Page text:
Kelburn castle, a Category A Listed Building is the seat of the Earl of Glasgow with origins in the 12th century when the Boyle family settled here and constructed a wooden tower. This was followed by a Norman keep of stone, parts of which still survive in the present castle’s fabric, as in 1581 development of the castle incorporated the keep. In 1700 the First Earl of Kelburn enlarged the building by adding a mansion house and a Victorian Wing was added in 1879 – 80.
Kelburn castle is claimed to be the oldest continuously inhabited home in Scotland. In 2007 when the exterior surface of the castle was deteriorating the Earl of Glasgow invited a team of Brazilian graffiti artists to decorate it and hopefully preserve the underlying fabric. In 2011 permission was granted from Historic Environment Scotland to keep the artwork permanently making Kelburn the most unusual looking ancient castle in Scotland.
Kelburn is the home of two ancient yew trees which an information plaque claims are 1000 – 1500 years old. They stand in a garden below the castle and the first yew met upon entering the garden, a female, is partially enclosed by iron railings bordering access to some nearby cottages and many branches are almost reaching the ground creating a dome of yew growth. It has a fine fluted trunk with girth measurements of 498cm @ 50cm high, 515cm @ 100cm and 534 at 150cm (SYTHI 2020) showing the girth swelling the higher it goes until reaching the first major branches.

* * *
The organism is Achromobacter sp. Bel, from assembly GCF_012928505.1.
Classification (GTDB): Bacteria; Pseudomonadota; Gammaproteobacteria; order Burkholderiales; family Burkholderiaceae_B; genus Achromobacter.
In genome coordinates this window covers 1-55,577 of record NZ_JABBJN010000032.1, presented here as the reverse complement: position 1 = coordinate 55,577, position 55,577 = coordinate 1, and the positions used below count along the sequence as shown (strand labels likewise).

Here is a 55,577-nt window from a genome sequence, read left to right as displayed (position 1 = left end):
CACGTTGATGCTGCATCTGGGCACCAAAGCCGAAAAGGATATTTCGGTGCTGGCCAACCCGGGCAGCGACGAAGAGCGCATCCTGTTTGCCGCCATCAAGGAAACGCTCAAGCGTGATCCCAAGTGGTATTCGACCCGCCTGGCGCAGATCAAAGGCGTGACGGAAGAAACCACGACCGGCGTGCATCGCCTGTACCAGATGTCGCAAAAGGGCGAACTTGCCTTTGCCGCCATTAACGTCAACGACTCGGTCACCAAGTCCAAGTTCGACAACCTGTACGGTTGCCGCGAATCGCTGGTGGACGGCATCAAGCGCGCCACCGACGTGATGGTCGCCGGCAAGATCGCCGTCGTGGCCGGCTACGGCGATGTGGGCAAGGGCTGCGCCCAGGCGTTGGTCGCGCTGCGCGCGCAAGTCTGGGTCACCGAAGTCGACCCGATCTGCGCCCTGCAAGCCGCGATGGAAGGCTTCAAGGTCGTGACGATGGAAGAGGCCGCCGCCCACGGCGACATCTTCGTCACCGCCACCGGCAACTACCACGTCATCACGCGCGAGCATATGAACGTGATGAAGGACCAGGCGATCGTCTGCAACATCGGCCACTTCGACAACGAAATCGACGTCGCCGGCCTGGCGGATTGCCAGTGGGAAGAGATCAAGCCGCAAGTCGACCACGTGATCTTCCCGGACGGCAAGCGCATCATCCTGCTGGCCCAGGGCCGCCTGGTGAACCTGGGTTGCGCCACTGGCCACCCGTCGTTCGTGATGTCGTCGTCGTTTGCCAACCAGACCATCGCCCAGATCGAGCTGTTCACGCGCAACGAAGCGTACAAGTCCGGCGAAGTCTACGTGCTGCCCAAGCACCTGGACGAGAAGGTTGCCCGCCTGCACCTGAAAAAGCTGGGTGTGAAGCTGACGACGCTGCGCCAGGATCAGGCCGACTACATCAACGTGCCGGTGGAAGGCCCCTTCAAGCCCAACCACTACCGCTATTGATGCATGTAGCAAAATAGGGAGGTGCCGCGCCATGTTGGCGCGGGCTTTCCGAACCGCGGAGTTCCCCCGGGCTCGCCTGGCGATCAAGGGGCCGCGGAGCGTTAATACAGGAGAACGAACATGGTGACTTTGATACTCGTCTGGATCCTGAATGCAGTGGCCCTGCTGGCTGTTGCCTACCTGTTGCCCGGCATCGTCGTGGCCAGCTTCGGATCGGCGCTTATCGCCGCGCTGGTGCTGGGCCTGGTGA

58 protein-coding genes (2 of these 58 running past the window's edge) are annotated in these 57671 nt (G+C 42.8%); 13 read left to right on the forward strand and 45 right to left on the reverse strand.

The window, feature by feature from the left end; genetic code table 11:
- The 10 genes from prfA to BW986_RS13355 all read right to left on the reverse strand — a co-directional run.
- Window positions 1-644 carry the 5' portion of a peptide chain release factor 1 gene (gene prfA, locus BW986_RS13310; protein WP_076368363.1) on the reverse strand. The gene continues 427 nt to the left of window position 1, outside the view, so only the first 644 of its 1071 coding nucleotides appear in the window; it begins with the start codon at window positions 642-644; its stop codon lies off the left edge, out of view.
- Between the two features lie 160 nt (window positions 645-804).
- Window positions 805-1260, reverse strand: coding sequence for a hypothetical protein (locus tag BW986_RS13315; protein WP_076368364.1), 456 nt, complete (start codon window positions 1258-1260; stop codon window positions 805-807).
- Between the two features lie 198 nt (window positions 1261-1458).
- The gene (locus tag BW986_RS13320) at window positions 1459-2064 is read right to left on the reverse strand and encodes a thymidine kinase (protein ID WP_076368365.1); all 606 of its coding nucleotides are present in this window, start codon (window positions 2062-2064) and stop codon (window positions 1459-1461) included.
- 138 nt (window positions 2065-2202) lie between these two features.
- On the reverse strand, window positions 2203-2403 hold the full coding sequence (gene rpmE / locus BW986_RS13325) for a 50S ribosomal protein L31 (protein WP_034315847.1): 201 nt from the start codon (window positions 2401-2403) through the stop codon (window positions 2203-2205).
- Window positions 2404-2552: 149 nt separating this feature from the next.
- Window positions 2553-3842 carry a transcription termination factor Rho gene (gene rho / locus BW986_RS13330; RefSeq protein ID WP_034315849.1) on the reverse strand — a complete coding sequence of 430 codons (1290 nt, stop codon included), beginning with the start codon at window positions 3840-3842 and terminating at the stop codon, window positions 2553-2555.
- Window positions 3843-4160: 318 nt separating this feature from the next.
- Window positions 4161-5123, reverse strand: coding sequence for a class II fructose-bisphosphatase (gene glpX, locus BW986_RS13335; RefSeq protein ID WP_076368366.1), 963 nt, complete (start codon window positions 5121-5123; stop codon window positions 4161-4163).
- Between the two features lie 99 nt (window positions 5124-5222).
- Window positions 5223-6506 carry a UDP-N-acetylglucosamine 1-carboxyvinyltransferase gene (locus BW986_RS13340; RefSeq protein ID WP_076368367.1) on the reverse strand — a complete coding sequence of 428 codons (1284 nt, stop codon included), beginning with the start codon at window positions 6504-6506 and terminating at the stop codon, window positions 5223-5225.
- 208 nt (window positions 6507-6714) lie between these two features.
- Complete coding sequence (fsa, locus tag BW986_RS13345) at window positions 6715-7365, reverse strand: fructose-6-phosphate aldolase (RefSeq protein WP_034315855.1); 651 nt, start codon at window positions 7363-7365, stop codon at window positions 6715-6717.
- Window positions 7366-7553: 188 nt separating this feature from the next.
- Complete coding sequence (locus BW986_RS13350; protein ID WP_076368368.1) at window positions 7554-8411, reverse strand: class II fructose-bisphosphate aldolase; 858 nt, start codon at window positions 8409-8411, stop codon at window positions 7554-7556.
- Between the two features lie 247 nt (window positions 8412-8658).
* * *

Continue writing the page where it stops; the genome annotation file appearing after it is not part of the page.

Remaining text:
Its nearby companion, also with a fine trunk, enjoys an open aspect and is featured as part of the garden design and has girth measurements of 510 cm @ 50 cm, 532 cm @ 100 cm and 601cm @ 150 cm (SYTHI 2020) and, like its companion, demonstrating trunk swelling the higher it goes. Although classed as a female yew, closer investigation found evidence of male flowers on some branches.
As a rough guide, the girth measurements would suggest these yews are at least 500 years old and perhaps 600 or slightly more, well short of the claims made on the information plaque. However, the claim cannot be discounted without proof and so the true age of these yews must remain conjecture without further investigation – though that they are magnificent ancient yews is beyond doubt.
There are other yews of note at Kelburn adjacent to the boundary wall of the castle’s immediate grounds. One, probably a few centuries old, was pruned and revealed the existence of an undiscovered 18th century ice house. At the gateway on the path to the castle stands another, again with a fine fluted trunk with girth measurements of 472 @ 50cm, 466 @ 100 cm and 470 @ 150 cm with a rough age estimate of between 400 – 500 years, which means it too is classed as an ancient yew.